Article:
This was also reflected in the acrylamide loading of the flour made from it, the scientist reported: In the varieties cultivated under sulfur deficiency, five to seven times more acrylamide was found after heating for 20 minutes at 160 degrees Celsius than in the comparative samples. The risk for the formation of the pollutant in cereal products can therefore be minimized by ensuring sufficient sulphate fertilization of the soil, the researcher concludes. This is particularly important because much of the soil in Europe contains comparatively little sulfur.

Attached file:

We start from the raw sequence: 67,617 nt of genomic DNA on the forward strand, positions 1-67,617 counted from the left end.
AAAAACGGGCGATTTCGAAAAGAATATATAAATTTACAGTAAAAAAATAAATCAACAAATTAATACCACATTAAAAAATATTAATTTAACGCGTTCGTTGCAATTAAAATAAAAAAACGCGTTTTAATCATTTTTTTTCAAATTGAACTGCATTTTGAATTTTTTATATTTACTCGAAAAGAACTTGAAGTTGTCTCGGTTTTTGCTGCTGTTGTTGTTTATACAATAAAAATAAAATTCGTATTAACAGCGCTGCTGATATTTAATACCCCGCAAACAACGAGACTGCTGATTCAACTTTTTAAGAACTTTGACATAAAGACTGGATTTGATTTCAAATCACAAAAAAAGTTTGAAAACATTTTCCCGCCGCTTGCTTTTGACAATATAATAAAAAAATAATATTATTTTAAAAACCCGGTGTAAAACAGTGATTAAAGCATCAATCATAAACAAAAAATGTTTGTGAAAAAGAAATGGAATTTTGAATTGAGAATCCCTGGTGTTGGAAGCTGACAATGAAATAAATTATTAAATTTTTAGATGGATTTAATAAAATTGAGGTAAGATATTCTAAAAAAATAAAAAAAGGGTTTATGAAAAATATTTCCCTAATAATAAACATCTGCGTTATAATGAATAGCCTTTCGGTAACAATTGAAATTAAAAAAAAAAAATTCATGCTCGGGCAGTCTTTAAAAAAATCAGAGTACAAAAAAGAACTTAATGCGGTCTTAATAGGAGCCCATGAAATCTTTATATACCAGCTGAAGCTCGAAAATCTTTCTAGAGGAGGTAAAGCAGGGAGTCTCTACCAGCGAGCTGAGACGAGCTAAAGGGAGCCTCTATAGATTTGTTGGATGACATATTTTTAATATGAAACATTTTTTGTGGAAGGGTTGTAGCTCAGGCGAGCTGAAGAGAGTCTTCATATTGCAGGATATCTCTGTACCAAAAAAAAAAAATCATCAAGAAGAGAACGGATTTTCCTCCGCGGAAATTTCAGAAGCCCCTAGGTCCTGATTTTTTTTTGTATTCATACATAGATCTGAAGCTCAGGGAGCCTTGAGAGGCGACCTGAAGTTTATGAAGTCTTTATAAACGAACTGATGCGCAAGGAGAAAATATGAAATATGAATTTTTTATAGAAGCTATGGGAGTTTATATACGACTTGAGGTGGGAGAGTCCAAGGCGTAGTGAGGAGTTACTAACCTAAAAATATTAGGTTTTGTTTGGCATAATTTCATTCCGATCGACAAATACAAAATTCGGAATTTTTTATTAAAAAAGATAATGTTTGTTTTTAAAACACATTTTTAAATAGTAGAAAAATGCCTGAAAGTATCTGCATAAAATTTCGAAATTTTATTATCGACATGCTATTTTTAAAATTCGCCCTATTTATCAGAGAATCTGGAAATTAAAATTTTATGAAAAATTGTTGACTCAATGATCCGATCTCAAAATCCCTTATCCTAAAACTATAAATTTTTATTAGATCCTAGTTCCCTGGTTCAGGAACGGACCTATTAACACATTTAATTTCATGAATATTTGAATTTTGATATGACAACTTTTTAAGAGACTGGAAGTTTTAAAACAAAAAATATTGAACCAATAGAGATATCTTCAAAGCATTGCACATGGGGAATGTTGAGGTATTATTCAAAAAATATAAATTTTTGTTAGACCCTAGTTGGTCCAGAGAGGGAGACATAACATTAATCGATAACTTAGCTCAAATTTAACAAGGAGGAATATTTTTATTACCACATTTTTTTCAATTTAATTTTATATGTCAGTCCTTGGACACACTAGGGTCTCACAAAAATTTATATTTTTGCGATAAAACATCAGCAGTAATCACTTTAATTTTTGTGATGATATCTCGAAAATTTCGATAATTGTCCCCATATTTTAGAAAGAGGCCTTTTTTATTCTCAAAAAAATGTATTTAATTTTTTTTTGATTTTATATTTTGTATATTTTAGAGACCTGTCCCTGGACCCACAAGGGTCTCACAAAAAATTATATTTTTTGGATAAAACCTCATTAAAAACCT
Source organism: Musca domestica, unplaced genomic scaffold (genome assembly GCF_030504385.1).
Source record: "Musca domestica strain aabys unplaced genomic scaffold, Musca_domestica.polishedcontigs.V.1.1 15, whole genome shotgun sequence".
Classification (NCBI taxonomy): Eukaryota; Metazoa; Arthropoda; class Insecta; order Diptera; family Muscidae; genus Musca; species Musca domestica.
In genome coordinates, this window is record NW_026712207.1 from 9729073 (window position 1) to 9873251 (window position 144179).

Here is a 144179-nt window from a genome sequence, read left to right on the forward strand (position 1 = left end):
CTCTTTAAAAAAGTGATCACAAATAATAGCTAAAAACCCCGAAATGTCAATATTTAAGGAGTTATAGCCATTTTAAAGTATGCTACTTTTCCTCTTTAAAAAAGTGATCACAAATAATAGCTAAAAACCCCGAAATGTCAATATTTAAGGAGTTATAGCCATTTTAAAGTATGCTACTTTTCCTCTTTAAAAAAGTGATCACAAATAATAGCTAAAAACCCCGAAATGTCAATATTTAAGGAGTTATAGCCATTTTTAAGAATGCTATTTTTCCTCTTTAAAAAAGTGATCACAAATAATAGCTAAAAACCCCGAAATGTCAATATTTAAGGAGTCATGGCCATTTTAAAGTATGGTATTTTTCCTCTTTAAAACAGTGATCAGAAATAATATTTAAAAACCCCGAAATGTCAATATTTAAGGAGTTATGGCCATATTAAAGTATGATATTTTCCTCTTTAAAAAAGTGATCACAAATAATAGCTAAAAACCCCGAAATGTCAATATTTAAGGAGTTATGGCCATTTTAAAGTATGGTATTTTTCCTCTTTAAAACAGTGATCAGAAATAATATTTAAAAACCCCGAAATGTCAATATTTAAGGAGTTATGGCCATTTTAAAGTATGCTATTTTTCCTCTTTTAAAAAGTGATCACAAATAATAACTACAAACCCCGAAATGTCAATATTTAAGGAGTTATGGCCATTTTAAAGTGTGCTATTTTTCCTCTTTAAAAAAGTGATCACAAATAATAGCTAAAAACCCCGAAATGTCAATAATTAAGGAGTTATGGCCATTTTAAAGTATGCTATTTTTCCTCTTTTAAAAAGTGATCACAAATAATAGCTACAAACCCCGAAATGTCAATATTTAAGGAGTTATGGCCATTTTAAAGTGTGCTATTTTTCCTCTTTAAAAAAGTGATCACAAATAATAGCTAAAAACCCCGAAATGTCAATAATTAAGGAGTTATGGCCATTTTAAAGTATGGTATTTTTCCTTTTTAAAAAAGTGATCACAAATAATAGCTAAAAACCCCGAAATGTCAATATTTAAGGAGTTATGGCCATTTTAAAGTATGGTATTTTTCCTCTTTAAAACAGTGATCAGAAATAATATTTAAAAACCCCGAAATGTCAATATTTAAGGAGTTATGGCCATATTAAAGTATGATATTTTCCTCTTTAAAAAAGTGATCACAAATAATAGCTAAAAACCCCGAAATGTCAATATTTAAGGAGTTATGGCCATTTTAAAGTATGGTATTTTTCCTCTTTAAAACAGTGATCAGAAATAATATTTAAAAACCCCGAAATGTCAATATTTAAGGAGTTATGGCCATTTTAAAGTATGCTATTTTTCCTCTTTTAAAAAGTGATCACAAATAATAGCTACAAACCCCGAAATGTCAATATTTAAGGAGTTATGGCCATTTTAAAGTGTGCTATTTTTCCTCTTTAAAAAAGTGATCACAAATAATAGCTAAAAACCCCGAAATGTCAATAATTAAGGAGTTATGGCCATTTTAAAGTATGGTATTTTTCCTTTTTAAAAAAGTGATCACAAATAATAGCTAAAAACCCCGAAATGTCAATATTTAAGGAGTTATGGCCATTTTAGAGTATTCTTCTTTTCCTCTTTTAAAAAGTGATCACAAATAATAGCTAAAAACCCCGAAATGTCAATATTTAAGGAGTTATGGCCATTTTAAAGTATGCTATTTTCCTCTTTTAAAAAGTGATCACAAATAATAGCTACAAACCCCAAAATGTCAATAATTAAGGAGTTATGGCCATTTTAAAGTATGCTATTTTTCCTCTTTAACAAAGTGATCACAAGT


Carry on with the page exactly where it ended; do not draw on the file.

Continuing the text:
In order to reduce the formation of acrylamide, which has been found in animal experiments to be carcinogenic, various strategies have already been proposed. However, the most common ones, such as the reduction of baking or roasting temperature, leads to loss of taste in the food, since, for example, bread can not form a crispy brown crust. A reduction of the asparagine in the starting material would not have this side effect and could therefore be a real alternative. Last year, scientists showed that the amino acid can also be removed from flour and other cereal products using an enzyme. So far, however, this method is not approved for food.Nigel Halford (Rothamsted Research Center, Harpenden): Contribution to the Annual Meeting of the Society for Experimental Biology Original article: Nira Muttucumaru (Rothamsted Research Center, Harpenden) et al .: Journal of Agricultural and Food Chemistry, Vol. 54, Issue 23, p. 8961 ddp / science.de? Ilka Lehnen-Beyel advertisement